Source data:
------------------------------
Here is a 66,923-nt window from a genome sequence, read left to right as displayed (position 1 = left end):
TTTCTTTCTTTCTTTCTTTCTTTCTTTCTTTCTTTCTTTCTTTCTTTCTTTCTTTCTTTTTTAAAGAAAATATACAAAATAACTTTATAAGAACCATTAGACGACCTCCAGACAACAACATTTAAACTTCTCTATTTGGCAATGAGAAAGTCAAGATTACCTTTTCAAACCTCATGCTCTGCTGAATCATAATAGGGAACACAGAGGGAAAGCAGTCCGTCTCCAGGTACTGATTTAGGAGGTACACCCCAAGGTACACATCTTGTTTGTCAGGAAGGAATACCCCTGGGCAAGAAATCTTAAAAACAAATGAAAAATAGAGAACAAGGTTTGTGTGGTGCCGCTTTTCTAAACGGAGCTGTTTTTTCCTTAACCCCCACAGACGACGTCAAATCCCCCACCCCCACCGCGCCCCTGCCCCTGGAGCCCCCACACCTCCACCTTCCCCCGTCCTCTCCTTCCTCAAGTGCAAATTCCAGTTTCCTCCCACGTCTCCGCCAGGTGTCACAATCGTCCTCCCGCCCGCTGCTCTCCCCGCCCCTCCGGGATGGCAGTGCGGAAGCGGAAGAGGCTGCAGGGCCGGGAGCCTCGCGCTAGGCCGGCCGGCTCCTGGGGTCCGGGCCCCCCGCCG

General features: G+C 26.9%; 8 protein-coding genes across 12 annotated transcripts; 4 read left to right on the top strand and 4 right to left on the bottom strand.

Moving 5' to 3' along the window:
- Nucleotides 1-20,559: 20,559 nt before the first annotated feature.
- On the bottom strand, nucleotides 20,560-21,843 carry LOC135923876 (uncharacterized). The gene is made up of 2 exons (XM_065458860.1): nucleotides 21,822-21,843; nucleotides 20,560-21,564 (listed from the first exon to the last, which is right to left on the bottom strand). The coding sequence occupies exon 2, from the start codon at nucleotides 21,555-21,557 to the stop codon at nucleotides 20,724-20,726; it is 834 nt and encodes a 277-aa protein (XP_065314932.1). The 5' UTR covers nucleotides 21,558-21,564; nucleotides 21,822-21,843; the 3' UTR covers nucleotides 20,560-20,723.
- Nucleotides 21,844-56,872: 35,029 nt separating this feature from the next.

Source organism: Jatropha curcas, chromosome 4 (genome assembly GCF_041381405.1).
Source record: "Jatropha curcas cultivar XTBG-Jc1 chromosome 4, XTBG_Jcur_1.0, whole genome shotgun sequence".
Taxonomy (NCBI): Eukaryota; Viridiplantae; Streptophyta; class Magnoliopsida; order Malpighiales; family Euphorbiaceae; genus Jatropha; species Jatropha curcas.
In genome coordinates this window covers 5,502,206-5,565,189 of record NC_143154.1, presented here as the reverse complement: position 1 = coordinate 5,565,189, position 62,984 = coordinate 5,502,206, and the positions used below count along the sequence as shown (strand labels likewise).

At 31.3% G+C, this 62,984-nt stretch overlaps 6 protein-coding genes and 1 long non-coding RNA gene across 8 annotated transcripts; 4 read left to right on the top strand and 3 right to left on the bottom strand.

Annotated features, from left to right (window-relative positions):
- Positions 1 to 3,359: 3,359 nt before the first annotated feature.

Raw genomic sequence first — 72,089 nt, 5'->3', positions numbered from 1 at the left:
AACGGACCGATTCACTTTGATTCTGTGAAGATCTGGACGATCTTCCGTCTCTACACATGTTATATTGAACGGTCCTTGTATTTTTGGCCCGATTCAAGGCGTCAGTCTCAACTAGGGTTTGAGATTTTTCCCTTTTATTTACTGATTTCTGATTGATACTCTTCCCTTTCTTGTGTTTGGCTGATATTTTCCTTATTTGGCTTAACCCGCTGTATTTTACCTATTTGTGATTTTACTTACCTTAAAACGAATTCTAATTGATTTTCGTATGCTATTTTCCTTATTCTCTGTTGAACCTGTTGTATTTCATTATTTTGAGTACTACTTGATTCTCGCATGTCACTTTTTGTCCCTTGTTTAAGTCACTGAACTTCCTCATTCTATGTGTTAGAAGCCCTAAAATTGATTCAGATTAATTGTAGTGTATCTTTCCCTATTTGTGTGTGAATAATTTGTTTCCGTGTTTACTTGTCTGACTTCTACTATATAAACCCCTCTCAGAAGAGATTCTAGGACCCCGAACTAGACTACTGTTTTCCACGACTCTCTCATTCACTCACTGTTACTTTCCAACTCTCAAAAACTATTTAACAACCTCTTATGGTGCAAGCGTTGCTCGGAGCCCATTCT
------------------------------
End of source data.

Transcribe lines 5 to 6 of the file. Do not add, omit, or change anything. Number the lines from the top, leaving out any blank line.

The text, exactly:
- Nucleotides 1-20,559: 20,559 nt before the first annotated feature.
- On the bottom strand, nucleotides 20,560-21,843 carry LOC135923876 (uncharacterized). The gene is made up of 2 exons (XM_065458860.1): nucleotides 21,822-21,843; nucleotides 20,560-21,564 (listed from the first exon to the last, which is right to left on the bottom strand). The coding sequence occupies exon 2, from the start codon at nucleotides 21,555-21,557 to the stop codon at nucleotides 20,724-20,726; it is 834 nt and encodes a 277-aa protein (XP_065314932.1). The 5' UTR covers nucleotides 21,558-21,564; nucleotides 21,822-21,843; the 3' UTR covers nucleotides 20,560-20,723.